Musica celestis

The following was inspired by a captivating performance by the Chiara Quartet on Wednesday, Oct. 18, 2017 at their recital “Heavenly Voices.” The second half of the program consisted entirely of Aaron Jay Kernis‘ 50-minute work, “String Quartet No. 1: ‘Musica celestis'”. It was one of the most intense musical experiences I have had in recent memory. I was utterly and irrevocably changed. I can only hope that you may experience the same.

Mvt. I
An uneasy dance
between earth and sky,
heaven and hell.

A constant shuffling
since the dawn of time—
Not always heard—
but always felt.

Scratching at the edge
of consciousness,
Not quite unpleasant—
yet always unsettled.

Its strains have ever been
and will be ever after.

Mvt. II
The sun, it rises
through mountains grey
Cutting through the dark
of morning’s chill,
the life of verdant Spring
but a distant memory.

The rays catch a tear
falling down your cheek,
Night’s loss still too near to bear

And yet the light shines
from your face,
Hope lifting again a heart
weighed with care

As shadows vanish,
so death rescinds—
another day is born.

Mvt. III
In an improbable forest
dressed in fall
Comes two scallywags,
in an improbably stroll

Mozart, with deftness,
prances and tarries,
Stirring the leaves
in this sanctuary

While Bartok, whose feet
are caught in a jig,
with melodies effusing
from their harmonious rig:

Stately, yet folksy,
heavenly profane,
Won’t you come by
and dance again?

Mvt. IV
Frantically, desperately,
forever searching
for resolution —
starting, stopping, dashing
to cure

An insatiable yearning,
ever upward-turning
to find what has only been waiting,
breathlessly, patiently:

In your very heart,
Your Celestial Swansong!
Guiding your earthly footsteps
with heaven’s own grace

Leading you through
the paths you must follow,
Teaching you to sing
even in life’s sorrows.


The Witching Hour


In the Witching Hour
the clock strikes Three
As rain falls, dripping,
from the eaves,
While wiser eyes
close to the dark,
And against night’s creaks
with dreams embark.

In my Witching Hour
images glare—
Of Murder, Guilt,
Pain and Despair,
Haunting our hearts—
the ones who care—
Vacant, from those
with pow’rs to bear

Us from ourselves,
our freedom-lust
Snapping the weave of
our world’s trust.

Where do you turn
when Silver speaks
Louder than the
screams of Legions?
Where do you turn
when Reason’s voice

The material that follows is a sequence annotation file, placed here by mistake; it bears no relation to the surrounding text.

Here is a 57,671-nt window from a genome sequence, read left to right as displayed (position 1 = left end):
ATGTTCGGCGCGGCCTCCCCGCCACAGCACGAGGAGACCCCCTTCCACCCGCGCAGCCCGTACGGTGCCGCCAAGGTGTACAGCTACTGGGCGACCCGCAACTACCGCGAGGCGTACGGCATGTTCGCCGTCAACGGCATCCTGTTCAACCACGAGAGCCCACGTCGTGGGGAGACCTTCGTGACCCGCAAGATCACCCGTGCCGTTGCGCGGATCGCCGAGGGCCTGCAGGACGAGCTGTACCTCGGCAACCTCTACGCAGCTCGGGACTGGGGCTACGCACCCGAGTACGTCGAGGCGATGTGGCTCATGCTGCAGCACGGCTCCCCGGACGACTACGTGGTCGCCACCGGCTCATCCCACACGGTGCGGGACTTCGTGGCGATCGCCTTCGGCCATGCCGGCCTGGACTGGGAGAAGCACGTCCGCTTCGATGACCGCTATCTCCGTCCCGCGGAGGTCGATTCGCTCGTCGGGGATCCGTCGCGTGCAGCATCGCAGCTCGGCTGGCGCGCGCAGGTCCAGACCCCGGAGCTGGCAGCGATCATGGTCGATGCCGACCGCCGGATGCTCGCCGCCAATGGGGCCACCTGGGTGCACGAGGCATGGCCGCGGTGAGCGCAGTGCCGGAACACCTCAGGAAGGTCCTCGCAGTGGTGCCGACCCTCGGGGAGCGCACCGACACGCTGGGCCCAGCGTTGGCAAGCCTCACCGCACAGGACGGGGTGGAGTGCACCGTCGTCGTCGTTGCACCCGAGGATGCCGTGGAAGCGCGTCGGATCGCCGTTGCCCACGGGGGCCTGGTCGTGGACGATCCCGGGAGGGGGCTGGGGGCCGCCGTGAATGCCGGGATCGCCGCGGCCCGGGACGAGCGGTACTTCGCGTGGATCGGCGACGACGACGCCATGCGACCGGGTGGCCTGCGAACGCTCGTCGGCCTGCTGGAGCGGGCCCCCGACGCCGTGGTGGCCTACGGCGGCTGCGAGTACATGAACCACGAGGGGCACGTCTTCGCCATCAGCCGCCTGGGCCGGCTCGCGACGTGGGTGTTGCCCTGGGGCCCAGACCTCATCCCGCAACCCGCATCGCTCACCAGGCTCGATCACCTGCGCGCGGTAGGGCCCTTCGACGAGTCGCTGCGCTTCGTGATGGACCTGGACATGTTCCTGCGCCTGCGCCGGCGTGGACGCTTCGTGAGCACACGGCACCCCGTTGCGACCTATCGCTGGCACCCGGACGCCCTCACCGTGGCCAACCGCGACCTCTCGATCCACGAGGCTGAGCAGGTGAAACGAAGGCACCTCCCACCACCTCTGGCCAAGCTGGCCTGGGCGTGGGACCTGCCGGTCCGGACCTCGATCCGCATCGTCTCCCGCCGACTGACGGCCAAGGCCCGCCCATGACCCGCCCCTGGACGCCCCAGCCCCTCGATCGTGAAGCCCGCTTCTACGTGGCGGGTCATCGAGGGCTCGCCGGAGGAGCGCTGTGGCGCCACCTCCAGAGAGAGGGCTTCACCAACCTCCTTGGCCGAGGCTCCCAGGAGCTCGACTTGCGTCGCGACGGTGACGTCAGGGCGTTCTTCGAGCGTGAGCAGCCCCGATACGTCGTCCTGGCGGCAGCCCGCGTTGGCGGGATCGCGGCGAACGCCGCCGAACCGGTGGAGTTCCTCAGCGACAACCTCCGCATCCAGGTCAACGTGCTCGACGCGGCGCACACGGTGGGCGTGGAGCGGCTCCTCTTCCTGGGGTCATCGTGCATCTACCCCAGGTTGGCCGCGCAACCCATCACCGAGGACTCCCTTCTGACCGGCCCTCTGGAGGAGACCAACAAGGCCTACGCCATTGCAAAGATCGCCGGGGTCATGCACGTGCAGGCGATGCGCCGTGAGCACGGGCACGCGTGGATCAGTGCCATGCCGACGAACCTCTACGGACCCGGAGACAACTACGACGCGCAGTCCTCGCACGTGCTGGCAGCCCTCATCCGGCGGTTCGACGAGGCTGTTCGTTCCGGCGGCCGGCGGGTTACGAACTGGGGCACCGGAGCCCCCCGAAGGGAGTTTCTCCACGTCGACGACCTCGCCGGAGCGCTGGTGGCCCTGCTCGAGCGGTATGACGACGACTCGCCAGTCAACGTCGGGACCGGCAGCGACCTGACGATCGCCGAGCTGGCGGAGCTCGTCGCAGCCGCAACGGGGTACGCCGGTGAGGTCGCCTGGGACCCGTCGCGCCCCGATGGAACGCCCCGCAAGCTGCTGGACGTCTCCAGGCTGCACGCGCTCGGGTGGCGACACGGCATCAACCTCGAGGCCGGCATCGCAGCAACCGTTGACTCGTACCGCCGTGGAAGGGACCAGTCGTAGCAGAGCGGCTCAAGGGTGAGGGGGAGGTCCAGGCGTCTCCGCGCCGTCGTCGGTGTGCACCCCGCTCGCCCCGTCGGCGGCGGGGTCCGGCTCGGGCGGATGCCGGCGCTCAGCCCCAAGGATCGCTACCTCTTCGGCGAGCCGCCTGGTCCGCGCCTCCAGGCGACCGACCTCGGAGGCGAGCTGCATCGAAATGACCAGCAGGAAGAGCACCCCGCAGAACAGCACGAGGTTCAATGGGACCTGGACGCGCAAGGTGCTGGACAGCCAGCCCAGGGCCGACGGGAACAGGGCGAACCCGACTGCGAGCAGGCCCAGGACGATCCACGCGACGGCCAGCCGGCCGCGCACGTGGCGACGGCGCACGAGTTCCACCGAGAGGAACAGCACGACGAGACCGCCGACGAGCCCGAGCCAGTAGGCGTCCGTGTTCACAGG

Is brazenly shamed
into silence?

The End Times—A Review


Can you imagine being the first to discover the ichthyosaur? Even better: can you imagine being the first to discover an ichthyosaur before anyone even knew dinosaurs existed?

It might be the current socio-political and economic climate. It might be that the world is getting smaller every day—and humanity’s darker side clambers to the top of every news feed. Not to mention the preponderance of earthquakes, hurricanes, and wildfires blazing across the land these days. It might also just be a strikingly odd coincidence that several books I’ve dived into recently have centered on natural history—and how it all points to our own eventual demise.

No, it’s not time to build a nuclear fallout shelter. (Not that that isn’t a good idea to begin with.) But we, as a people, have discovered troubling ripples fanning out across the animal kingdom, etched in the earth’s geological strata, and even stretching out into the future—including us, at its pinnacle. These discoveries come to us thanks to our development of rigorous studies in biology, natural history, and genetics.

It all began while I was working in the stacks of our local university’s orchestra music library. While digging through stacks of Stravinsky, mountains of Mendelssohn, and bundles of Brahms, I listened to Bill Bryson’s A Short History of Nearly Everything. For better or worse, the title led me to expect a treatise on humanity’s sociopolitical and cultural history, boiled down to fifteen hours of audio. I should probably get better at reading book synopses.

A Short History took me down a very different historical path, via biology and the earth sciences. With this unexpected detour, I found a new set of lenses to observe the world around me and discovered a new way of understanding our place in history—and perhaps more importantly, our blunders and ego-filled attempts to ascribe it.

In Western Europe, this understanding shifted radically from the likes of Cuvier (and his fossil collection), Lyell (and his theory of gradual geological change), and Mendel (and his discovery of units of heredity using… pea plants?*). At one time, we believed the world around us to be immutable and permanent; every creature had its place in the world and was perfectly formed to live it in. God, it was reasoned, was incapable of making faulty creations. Thus, everything that is, was, and ever will be appeared at the moment of creation, of genesis. The world around us was created for our enjoyment, benefit, and sustenance.

sweet peas
Who knew the humble pea would lead to the discovery of heredity—and a century-long fascination with eugenics and genetic purity? (Yes, I’m talking about Nazis. Bad logic warps good ideas in horrendous ways.)